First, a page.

Saturday, January 15, 2005


I just logged onto to Pokerstars and was confronted by this message:

"Tsunami Relief Donations Presented on NBC

"On behalf of everyone at PokerStars we would like to extend a heart felt "thank you" to the 11,900 PokerStars players who came together to raise nearly $200,000 for the victims of the Asian Earthquake and tsunami. PokerStars has rounded your donations up to an even $200,000 and matched it 100%, bringing our total contribution to $400,000!

"Our donation to the American Red Cross will be presented during the NBC Tsunami Aid television special on Saturday, January 15, 2005 at 8.00pm ET."

I have no idea how much an advertising spot on NBC costs on a primetime slot during Saturday evening, but I doubt $200,000 is far away.

Would it not have been better and more classy just to give the Red Cross the money and move on? Is this move just publicity seeking? Or am I just being over sensitive?

I'm starting to think my original thought about the real motives of PokerStars in running the tsunami funds might not have been too far off the mark after all...


Blogger Richard Gryko said...

I doubt that a starving orphan handed a bottle of purified water will pause before drinking to question the motives of the people who provided it. For two hundred grand, they deserve some favourable publicity.
You might as well say that the players who contributed to the fund by registering for a "tournament" had ulterior motives in doing so because their names would be visible as having donated. Hell, if they had tried to keep their donation lowkey, someone would probably have started a rumour that they were fiddling the figures behind the scenes. Give them a break.


1:12 PM  
Blogger The Camel said...


You're probably right of course.

I am an idealist I guess.

Just seems a bit cynical that's all.

1:42 PM  
Anonymous Anonymous said...

It seems that Pokerstars is trying to make an end run around US regulations by making this donation public on NBC and promote themselves. Saturday night television usually is full of filler these days, which is probably why they're airing the telethon Saturday night to begin with.

2:02 PM  
Blogger Mr. Intellectual said...

I completely agree with you. A Tsunami should not be used to further a group's own interest.

In general, I think that the amount of good will that has been brought forth by this disaster has been amazing. Everywhere you turn someone else is collecting money, holding a charity concert, flying a flag at half-mast or sharing a moment of silence in remembrance of the victims. But why? Why does it take some disaster for people to realize that maybe they should help the needy? Tsunami or no Tsunami, hundreds of thousands of people are still being tortured by the pain of starvation and disease every day. Yet, no one does anything about them. Perhaps it would require too much of a long-term commitment. It is so much easier to respond with a little bit of short-term compassionate generosity immediately following some disaster and ignore the far greater, far further reaching ongoing catastrophe that plagues most of humanity.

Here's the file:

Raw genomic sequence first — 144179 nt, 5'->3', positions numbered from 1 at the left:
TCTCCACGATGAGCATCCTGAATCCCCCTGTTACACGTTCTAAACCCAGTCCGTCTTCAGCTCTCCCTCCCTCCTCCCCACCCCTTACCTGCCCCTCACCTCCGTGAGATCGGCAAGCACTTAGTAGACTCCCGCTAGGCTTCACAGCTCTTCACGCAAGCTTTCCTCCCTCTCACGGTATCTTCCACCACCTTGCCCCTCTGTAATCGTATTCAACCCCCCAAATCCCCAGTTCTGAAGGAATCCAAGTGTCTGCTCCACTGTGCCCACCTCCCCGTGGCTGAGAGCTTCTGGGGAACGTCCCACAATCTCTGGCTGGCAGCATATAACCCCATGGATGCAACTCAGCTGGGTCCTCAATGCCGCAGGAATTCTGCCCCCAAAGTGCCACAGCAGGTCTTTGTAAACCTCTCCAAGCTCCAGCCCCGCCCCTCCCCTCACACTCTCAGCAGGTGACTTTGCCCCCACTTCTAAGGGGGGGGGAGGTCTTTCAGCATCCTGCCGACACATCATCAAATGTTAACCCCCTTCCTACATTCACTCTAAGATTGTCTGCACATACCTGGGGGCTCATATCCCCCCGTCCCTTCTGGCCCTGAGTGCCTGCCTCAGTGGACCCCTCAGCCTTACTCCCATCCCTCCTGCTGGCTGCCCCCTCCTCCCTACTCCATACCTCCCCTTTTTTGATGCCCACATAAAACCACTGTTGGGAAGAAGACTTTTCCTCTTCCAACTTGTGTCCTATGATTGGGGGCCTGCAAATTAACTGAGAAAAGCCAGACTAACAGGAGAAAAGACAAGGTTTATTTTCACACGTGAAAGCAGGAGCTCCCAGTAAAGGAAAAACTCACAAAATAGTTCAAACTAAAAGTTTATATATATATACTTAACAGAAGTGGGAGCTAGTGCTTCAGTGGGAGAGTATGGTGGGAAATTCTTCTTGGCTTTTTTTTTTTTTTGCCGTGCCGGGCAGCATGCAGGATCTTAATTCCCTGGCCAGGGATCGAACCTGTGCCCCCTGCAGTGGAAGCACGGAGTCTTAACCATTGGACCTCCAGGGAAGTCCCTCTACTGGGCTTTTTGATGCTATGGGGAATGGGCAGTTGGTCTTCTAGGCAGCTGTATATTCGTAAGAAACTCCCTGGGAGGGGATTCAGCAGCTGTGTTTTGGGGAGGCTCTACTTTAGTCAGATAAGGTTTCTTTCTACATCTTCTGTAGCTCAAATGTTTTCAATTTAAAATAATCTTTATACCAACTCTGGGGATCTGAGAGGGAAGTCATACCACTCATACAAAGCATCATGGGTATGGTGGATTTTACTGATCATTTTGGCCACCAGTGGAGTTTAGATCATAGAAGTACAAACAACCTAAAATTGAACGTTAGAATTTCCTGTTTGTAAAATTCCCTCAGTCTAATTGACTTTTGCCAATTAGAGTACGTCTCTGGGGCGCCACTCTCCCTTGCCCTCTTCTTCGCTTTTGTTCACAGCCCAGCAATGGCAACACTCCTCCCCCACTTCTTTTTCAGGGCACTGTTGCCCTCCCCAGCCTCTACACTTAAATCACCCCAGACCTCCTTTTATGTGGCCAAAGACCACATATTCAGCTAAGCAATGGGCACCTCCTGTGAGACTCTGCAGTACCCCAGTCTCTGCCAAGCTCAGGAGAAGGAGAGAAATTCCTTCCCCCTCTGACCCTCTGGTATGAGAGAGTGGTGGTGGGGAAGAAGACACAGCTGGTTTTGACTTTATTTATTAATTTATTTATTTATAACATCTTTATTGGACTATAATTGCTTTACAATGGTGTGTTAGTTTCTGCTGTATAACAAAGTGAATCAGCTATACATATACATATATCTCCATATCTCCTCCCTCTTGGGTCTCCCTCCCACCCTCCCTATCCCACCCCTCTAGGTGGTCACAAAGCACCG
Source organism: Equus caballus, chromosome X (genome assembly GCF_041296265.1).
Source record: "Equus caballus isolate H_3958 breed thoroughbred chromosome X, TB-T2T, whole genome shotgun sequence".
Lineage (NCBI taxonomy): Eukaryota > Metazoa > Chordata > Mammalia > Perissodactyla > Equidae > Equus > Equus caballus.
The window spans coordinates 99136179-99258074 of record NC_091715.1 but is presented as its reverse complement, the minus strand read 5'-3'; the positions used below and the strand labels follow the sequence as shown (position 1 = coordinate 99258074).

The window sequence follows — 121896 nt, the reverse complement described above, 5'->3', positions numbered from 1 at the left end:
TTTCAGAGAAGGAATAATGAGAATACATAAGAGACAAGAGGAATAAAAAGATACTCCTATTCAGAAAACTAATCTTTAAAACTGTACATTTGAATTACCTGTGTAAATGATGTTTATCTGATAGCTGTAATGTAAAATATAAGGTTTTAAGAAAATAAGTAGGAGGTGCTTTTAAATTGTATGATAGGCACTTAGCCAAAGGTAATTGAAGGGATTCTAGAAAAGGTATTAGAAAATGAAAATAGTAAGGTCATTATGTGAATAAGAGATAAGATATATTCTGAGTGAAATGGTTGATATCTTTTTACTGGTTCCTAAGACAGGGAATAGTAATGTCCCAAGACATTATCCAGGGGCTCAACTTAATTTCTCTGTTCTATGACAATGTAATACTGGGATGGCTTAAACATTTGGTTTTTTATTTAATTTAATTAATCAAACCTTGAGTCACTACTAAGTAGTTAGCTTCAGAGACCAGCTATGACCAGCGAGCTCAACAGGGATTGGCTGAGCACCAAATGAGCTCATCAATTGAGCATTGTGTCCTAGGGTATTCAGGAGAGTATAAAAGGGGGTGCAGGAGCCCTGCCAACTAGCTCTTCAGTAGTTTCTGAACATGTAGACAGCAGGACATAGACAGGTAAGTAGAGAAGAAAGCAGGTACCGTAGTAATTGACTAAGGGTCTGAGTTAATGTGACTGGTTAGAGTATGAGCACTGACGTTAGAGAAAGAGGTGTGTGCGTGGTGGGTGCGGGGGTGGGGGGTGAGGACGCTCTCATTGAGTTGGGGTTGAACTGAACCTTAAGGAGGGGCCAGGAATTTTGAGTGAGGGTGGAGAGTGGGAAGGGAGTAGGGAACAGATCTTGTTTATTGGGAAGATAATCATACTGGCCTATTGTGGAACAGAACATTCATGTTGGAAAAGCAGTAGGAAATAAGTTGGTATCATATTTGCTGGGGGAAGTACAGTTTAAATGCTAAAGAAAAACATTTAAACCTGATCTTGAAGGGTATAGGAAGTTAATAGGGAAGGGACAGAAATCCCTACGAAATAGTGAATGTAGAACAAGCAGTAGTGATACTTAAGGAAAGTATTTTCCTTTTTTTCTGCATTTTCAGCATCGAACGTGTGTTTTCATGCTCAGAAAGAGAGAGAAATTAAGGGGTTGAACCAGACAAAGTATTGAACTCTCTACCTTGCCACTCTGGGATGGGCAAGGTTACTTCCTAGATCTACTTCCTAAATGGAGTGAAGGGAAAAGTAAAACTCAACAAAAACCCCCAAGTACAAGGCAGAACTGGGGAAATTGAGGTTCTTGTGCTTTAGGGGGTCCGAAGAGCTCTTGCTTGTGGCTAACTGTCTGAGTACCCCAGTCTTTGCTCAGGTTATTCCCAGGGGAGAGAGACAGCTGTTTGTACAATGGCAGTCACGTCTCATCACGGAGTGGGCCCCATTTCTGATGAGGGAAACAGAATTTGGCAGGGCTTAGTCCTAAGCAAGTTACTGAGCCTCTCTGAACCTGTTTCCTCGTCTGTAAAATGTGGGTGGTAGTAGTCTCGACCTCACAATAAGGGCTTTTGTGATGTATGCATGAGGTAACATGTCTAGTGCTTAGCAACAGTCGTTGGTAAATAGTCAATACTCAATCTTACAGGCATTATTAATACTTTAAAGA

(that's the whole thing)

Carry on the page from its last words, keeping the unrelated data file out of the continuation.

In short, good job everyone in helping out the Tsunami victims, but what about everyone else that has been in need long before the Tsunami and will remain in need long after. Let's not forget them.

2:02 PM  
Anonymous Anonymous said...

Forget who again?

2:49 PM  
Anonymous Anonymous said...

although i agree pokerstars is getting cheap promo for there site at 200k

its no difference than the premier league stating that all the teams had put in £1mil (£50k each) and getting the media responce for that

every year at children in need or comic relief you see big firms pledging small amounts of money with an oversized cheque to get them a reputation as a caring firm

if you watch these speicals including the one nbc is running you have to be prepared for the fact they can only exist for all these adverts you are watching for caring sharing firms


4:44 PM  
Anonymous Anonymous said... was mentioned at about 9:20 eastern time, mentioning that it had donated 400k, took about 5-10 seconds total. Roy Halbritter (leader of the Oneida Nation, owners of Turning Stone) got about 45 seconds of time with Jay Leno as it was mentioned the donated. What I'd consider tackier is that Annie Lennox decides to wear a "Drop the Debt" shirt during her performance of "Why", you shouldn't use a special for tsunami aid to promote that cause, however noble that is.

6:38 PM  
Anonymous Anonymous said...

The Oneida Nation donation was $1 million btw.

6:39 PM  
Anonymous Anonymous said...

As I said at THM forum I tend to agree with you. A very shrewd but cyncial on PS's part.

I doubt whether the victims of the disaster care much though, which is the important thing.


4:28 AM  
Anonymous Anonymous said...

I completely disagree. I thought the public donation was a great idea. Offshore gaming is still regarded as a 'shady' business. By donating through a public venue, they help to remove any doubts of whether the money really went to the cause or into someone's pocket instead.

7:18 PM  

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